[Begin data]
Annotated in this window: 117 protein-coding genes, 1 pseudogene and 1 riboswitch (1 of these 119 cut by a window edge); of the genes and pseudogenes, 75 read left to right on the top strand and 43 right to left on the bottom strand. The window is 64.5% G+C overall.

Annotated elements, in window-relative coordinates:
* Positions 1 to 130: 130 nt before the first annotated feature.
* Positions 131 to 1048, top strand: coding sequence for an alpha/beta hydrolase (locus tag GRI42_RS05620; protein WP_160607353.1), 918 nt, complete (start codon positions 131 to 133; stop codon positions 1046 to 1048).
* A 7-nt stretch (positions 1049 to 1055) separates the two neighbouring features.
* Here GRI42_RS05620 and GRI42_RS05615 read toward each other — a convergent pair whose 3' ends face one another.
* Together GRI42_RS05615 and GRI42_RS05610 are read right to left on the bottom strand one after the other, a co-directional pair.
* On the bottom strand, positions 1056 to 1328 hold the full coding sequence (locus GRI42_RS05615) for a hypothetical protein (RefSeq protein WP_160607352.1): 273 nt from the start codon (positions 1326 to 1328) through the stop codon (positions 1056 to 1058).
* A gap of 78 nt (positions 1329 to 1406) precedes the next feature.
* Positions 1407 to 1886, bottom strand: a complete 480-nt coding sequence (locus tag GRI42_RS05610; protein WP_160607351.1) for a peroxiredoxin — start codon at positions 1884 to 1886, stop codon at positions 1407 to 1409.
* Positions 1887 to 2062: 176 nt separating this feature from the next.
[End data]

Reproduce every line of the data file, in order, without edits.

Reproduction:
Annotated in this window: 117 protein-coding genes, 1 pseudogene and 1 riboswitch (1 of these 119 cut by a window edge); of the genes and pseudogenes, 75 read left to right on the top strand and 43 right to left on the bottom strand. The window is 64.5% G+C overall.

Annotated elements, in window-relative coordinates:
* Positions 1 to 130: 130 nt before the first annotated feature.
* Positions 131 to 1048, top strand: coding sequence for an alpha/beta hydrolase (locus tag GRI42_RS05620; protein WP_160607353.1), 918 nt, complete (start codon positions 131 to 133; stop codon positions 1046 to 1048).
* A 7-nt stretch (positions 1049 to 1055) separates the two neighbouring features.
* Here GRI42_RS05620 and GRI42_RS05615 read toward each other — a convergent pair whose 3' ends face one another.
* Together GRI42_RS05615 and GRI42_RS05610 are read right to left on the bottom strand one after the other, a co-directional pair.
* On the bottom strand, positions 1056 to 1328 hold the full coding sequence (locus GRI42_RS05615) for a hypothetical protein (RefSeq protein WP_160607352.1): 273 nt from the start codon (positions 1326 to 1328) through the stop codon (positions 1056 to 1058).
* A gap of 78 nt (positions 1329 to 1406) precedes the next feature.
* Positions 1407 to 1886, bottom strand: a complete 480-nt coding sequence (locus tag GRI42_RS05610; protein WP_160607351.1) for a peroxiredoxin — start codon at positions 1884 to 1886, stop codon at positions 1407 to 1409.
* Positions 1887 to 2062: 176 nt separating this feature from the next.